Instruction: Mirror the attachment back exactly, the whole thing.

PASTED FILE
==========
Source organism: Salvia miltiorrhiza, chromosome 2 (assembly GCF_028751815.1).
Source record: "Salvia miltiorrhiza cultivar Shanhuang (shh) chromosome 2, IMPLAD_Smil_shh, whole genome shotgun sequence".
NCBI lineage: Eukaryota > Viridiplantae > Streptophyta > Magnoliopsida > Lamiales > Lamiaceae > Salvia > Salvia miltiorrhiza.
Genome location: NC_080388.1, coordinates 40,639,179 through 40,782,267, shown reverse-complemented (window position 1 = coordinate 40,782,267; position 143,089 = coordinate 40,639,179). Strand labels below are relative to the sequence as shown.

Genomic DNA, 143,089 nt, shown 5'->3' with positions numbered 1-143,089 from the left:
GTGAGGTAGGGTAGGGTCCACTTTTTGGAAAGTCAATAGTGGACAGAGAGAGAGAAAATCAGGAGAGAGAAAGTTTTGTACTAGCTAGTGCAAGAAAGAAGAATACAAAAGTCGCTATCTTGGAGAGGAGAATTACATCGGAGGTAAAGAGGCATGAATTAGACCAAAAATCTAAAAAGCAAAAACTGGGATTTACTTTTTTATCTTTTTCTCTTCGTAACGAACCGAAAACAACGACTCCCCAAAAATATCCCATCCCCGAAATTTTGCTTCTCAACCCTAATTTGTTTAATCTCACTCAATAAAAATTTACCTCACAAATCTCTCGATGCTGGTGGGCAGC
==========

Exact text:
Source organism: Salvia miltiorrhiza, chromosome 2 (assembly GCF_028751815.1).
Source record: "Salvia miltiorrhiza cultivar Shanhuang (shh) chromosome 2, IMPLAD_Smil_shh, whole genome shotgun sequence".
NCBI lineage: Eukaryota > Viridiplantae > Streptophyta > Magnoliopsida > Lamiales > Lamiaceae > Salvia > Salvia miltiorrhiza.
Genome location: NC_080388.1, coordinates 40,639,179 through 40,782,267, shown reverse-complemented (window position 1 = coordinate 40,782,267; position 143,089 = coordinate 40,639,179). Strand labels below are relative to the sequence as shown.

Genomic DNA, 143,089 nt, shown 5'->3' with positions numbered 1-143,089 from the left:
GTGAGGTAGGGTAGGGTCCACTTTTTGGAAAGTCAATAGTGGACAGAGAGAGAGAAAATCAGGAGAGAGAAAGTTTTGTACTAGCTAGTGCAAGAAAGAAGAATACAAAAGTCGCTATCTTGGAGAGGAGAATTACATCGGAGGTAAAGAGGCATGAATTAGACCAAAAATCTAAAAAGCAAAAACTGGGATTTACTTTTTTATCTTTTTCTCTTCGTAACGAACCGAAAACAACGACTCCCCAAAAATATCCCATCCCCGAAATTTTGCTTCTCAACCCTAATTTGTTTAATCTCACTCAATAAAAATTTACCTCACAAATCTCTCGATGCTGGTGGGCAGC